Tal Cohen has spent a quarter-century working as a research scientist and professor of engineering and computer science at Georgia Tech. He co-founded a company that provides consumer behavior intelligence to major corporations. He served as vice chairman of an organization that promotes American and Israeli business collaborations.
These days, he's playing matchmaker.
In 2015, Cohen, 55, co-founded Drive TLV, a Tel Aviv-based business incubator that collaborates with select mobility startups and introduces them to global partners, such as Volvo Cars, Honda, Cox Automotive, Hertz and Aptiv. The Israeli business has a sister venture-capital arm, Next Gear Ventures, that in some cases invests in the startups.
Deputy Mobility Editor Pete Bigelow caught up with Cohen to discuss the suddenly uncertain state of startups and venture capital. Here are edited excerpts.
Q: We are in the midst of THE coronavirus CRISIS and a rapidly changing WORLD. How does this affect entrepreneurs? What are you advising companies?
A: Entrepreneurs are, by definition, about responding to needs. So this phenomenon we see now is a once-in-a-century kind of thing, hopefully, and I think they're asking themselves about what's happening and asking how they might take their technology and turn it into something of value. I have this discussion daily the past few days or weeks. The real leap is going to happen when they are brave enough to take more distance from their current ideas and make a focused leap into where the industry is going to be when we come out of this bubble.
Q: Why was there a need for an incubator that links startups with global companies in the automotive realm?
A: You have two different entities that want to work with each other, but they don't speak the same language or do the same dance. Drive is basically an institute to make that dance happen. It's taking an elephant and a mouse and making that dance happen. You have nimble, small-budget organizations that have fantastic advantages on one side and very large, robust execution machines that are composed of very talented people on the other. But their structure is effective in the execution of mass manufacturing, not adopting to new technology on the fly.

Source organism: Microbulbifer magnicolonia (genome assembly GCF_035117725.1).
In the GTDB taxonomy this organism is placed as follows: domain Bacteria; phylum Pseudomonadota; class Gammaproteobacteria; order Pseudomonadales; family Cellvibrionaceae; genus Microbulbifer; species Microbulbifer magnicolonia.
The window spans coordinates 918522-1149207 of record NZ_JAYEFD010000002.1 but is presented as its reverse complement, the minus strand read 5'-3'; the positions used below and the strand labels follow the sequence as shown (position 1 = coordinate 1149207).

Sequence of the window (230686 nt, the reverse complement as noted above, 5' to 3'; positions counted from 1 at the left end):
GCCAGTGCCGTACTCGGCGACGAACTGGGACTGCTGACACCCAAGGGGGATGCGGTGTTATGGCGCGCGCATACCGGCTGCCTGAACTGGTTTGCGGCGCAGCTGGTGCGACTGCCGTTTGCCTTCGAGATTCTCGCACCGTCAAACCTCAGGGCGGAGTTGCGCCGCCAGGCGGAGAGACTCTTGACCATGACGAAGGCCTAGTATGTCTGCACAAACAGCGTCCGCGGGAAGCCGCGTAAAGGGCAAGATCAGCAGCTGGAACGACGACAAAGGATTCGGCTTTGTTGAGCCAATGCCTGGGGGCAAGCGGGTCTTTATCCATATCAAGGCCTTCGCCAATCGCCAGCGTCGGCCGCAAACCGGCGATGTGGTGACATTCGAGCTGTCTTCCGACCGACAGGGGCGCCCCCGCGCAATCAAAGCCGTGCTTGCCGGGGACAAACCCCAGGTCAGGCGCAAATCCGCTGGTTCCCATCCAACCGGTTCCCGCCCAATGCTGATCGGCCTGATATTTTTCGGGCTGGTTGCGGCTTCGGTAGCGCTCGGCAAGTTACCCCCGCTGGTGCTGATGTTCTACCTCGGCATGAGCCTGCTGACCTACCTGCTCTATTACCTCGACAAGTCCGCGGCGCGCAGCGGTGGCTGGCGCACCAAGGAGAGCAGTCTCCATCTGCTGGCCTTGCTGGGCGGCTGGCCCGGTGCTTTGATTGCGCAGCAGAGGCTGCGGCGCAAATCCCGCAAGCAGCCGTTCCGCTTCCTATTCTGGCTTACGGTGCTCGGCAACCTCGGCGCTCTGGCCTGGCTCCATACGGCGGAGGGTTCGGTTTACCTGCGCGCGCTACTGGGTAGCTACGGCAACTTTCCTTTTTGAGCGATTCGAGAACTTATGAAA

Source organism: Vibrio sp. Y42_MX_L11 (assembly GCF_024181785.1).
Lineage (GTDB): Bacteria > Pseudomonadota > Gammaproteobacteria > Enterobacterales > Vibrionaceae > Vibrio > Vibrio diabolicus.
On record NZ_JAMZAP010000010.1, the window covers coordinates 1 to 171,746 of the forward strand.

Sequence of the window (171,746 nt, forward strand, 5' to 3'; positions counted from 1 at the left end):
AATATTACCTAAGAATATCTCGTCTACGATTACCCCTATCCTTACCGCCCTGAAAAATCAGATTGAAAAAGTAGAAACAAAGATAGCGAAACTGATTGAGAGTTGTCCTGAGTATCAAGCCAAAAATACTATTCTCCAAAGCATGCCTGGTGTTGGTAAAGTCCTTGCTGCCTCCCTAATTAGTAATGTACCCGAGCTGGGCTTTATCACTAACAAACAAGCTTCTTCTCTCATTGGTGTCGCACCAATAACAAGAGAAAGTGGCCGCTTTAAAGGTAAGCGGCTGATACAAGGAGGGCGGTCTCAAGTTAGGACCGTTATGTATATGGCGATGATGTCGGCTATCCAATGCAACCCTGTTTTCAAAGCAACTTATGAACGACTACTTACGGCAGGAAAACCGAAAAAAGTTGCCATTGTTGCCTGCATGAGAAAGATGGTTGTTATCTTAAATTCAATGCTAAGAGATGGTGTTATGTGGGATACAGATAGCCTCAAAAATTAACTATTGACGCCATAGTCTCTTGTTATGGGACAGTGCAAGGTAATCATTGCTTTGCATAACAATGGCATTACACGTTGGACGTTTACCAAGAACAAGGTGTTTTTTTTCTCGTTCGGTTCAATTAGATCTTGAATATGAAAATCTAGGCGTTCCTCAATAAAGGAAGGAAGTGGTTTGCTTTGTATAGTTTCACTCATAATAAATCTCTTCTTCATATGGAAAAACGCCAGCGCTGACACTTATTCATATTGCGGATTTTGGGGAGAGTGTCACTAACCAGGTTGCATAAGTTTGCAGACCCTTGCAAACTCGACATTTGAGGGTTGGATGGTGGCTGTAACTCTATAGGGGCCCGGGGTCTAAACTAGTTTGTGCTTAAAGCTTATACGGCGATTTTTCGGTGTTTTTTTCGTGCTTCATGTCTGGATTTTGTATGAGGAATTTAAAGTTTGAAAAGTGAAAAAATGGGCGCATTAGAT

Q: What's the role of Next Gear Ventures?
A: Drive is an entity that is about commercialization. We finished raising the [Next Gear] fund a year ago and probably have $30 million that's cherry-picking the startups from Drive based on those interactions and how well they work with partners and understand it very closely.
Q: Why focus on mobility-related companies?
A: Mobility is on the verge of a revolution. Or going through one already. You know all the acronyms with CASE or ACES (Autonomous, Connected, Electric, Shared). You combine them and you create a void in AI or sensors for the autonomous side, in data mining and connectivity, storage. There's such a wide variety of needs, and they're all over the place. So there's this great pressure that brings entrepreneurs into this area.
Q: You've been a founder. Now you're on the other side. Do you miss it?
A: When you identify a big opportunity, you almost visualize the path ahead. You almost can visualize the particular acute need and you have the urge to move the thing forward yourself. But honestly, I'm enjoying working with many founders and seeing how their business is. We're helping them create value, business relationships and helping with the first round of funding all the way to an exit. It's rewarding. It's combining my research, education and entrepreneurship all in one package.